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Opera's Boost Applauded

ISSUED BY THE NBR NEW ZEALAND OPERA

MEDIA RELEASE

Friday, 29 August 2003

OPERA'S BOOST APPLAUDED

The NBR New Zealand Opera has welcomed today's announcement from Creative New Zealand that the company will receive a substantial increase in its funding. The increase means the company will receive $1.15 million per annum for the next three years - an increase of 45% on its current quota - and New Zealanders can look forward to seeing more opera as a result.

General Director of The NBR New Zealand Opera, Alex Reedijk, said that funding for opera from Creative New Zealand had remained relatively static for the last nine years. So therefore this increase was most welcomed and had come after the company had successfully increased its audience numbers and productions in 2003.

"This year we have proved there is a growing appetite for opera in New Zealand, signaled by significant growth in audience numbers, up by 40% on previous years," he said. "Creative New Zealand has responded positively to our bold new initiatives in 2003, which has seen us move towards a national company model. This includes a national tour, development of new New Zealand opera work and the start of a multi-opera season template."

One of this year's new endeavours saw The NBR New Zealand Opera embark on the first nationwide tour by a New Zealand opera company in over 20 years, with The Barber of Seville travelling to 12 centres. This winter tour saw 17,500 people experience opera in their own backyard and was enthusiastically supported with the regions calling for a return in 2004.

The Creative New Zealand funding will now enable The NBR New Zealand Opera to maintain an annual national tour of popular opera. It will also enable the company to sustain and develop the composition and production of new New Zealand work - such as this year's production of Michael Williams' The Prodigal Child - providing a voice for New Zealand stories to be expressed on the opera stage. The company also moved to increase the number and variety of opera productions on offer this year, including the semi-staged production of a Handel opera, Acis and Galatea alongside the mainstage productions of Boris Godunov and Tosca.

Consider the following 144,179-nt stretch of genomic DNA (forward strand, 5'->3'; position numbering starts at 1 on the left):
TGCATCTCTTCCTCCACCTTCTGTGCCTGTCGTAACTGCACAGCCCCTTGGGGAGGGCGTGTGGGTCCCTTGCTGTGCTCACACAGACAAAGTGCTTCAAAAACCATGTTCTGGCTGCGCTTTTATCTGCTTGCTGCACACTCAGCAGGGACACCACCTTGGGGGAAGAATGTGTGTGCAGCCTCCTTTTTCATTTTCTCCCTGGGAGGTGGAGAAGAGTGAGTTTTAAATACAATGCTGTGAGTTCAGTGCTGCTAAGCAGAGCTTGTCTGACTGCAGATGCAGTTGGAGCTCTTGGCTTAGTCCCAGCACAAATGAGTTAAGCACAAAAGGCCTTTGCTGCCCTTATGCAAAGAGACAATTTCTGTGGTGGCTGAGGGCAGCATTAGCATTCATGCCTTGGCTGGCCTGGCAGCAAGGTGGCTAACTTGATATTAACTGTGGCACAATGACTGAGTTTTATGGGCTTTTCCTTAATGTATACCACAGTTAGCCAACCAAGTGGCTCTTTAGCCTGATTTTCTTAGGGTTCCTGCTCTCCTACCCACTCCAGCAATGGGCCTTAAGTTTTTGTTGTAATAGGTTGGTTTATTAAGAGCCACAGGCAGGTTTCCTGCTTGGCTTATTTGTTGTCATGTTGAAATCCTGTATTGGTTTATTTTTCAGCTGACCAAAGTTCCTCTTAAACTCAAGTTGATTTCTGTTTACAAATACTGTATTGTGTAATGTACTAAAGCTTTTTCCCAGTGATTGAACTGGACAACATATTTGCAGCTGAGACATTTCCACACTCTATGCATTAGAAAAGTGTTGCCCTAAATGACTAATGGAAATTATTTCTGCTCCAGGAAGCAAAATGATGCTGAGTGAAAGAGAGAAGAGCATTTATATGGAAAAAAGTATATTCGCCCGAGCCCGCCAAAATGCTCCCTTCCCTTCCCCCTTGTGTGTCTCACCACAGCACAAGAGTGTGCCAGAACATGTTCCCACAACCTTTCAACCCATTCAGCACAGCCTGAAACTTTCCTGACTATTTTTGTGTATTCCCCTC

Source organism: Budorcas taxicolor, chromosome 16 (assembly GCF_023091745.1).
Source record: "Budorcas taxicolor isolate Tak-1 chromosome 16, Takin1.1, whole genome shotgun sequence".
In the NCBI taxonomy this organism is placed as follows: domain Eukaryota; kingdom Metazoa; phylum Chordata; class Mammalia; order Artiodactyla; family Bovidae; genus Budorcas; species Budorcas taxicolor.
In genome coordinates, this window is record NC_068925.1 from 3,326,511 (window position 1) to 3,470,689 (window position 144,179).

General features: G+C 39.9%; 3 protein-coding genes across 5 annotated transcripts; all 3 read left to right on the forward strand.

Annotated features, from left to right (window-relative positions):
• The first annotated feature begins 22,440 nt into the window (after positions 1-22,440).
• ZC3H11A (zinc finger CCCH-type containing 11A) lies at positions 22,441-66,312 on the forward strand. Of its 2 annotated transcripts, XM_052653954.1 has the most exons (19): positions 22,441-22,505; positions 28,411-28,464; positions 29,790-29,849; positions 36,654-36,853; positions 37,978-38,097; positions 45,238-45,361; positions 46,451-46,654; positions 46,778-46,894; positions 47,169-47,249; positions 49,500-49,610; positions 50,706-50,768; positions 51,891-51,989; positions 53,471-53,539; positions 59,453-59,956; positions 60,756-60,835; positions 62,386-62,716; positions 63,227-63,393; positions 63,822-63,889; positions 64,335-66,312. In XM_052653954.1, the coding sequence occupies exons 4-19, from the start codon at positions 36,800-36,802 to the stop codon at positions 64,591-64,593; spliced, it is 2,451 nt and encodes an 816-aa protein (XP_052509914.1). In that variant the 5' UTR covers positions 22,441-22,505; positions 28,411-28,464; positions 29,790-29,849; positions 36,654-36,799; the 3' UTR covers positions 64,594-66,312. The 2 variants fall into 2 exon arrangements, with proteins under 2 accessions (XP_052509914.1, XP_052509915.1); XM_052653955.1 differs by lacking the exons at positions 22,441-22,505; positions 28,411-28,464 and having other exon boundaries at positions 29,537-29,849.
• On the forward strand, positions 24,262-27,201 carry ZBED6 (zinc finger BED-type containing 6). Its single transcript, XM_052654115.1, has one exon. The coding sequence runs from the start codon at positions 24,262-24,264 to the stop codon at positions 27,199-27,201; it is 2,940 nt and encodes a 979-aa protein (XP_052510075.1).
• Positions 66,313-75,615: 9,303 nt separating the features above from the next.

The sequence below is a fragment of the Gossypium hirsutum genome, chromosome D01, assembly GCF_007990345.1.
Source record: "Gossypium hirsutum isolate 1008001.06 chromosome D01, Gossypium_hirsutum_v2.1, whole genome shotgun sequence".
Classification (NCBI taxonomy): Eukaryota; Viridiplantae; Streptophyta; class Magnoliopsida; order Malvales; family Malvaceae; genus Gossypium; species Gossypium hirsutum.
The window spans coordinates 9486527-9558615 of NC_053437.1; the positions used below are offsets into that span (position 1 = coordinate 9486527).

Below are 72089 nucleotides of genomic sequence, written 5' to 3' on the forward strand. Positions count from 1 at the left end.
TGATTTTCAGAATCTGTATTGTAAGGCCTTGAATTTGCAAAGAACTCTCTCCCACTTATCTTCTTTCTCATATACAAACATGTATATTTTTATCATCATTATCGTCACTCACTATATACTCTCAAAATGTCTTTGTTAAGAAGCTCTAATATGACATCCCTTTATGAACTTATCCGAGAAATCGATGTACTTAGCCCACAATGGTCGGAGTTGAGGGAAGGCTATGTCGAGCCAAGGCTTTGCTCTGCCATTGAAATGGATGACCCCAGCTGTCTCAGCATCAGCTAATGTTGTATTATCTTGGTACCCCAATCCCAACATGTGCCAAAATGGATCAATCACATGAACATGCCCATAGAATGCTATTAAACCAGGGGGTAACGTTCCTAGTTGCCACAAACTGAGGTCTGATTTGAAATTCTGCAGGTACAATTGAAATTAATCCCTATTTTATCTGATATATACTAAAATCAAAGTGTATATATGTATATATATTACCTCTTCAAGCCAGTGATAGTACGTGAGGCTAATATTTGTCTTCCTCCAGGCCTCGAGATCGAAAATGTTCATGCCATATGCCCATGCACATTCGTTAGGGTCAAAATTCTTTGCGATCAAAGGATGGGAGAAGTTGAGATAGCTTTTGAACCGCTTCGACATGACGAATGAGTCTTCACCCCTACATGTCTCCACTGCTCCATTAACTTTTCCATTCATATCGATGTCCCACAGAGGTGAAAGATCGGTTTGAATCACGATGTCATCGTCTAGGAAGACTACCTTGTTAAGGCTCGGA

Mr Reedijk acknowledged that with more funding, much more can be achieved. The increase means there will be positive flow-on effects through the industry to singers, orchestras, venues, directors, designers and technical staff, as the company develops its multi-season template. It will also enable the company to entice more New Zealanders currently overseas back here to work or perform as well as attract international talent he said.

"The company took several leaps of faith this year to strongly signal our determination to take opera forward," said Mr Reedijk. "We are grateful to all those who shared our vision - our loyal benefactors, sponsors, funding bodies and enthusiastic audiences who have come out and supported us. We are delighted that Creative New Zealand has acknowledged these initiatives, which in the immediate future will allow us to give audiences more choice and nurture more young New Zealand talent."

"Ultimately this funding boost allows us to do more of what we do well - tell more great stories through the magic of opera, and take it to more people."

The NBR New Zealand Opera will announce its 2004 season in late October.

Ends.

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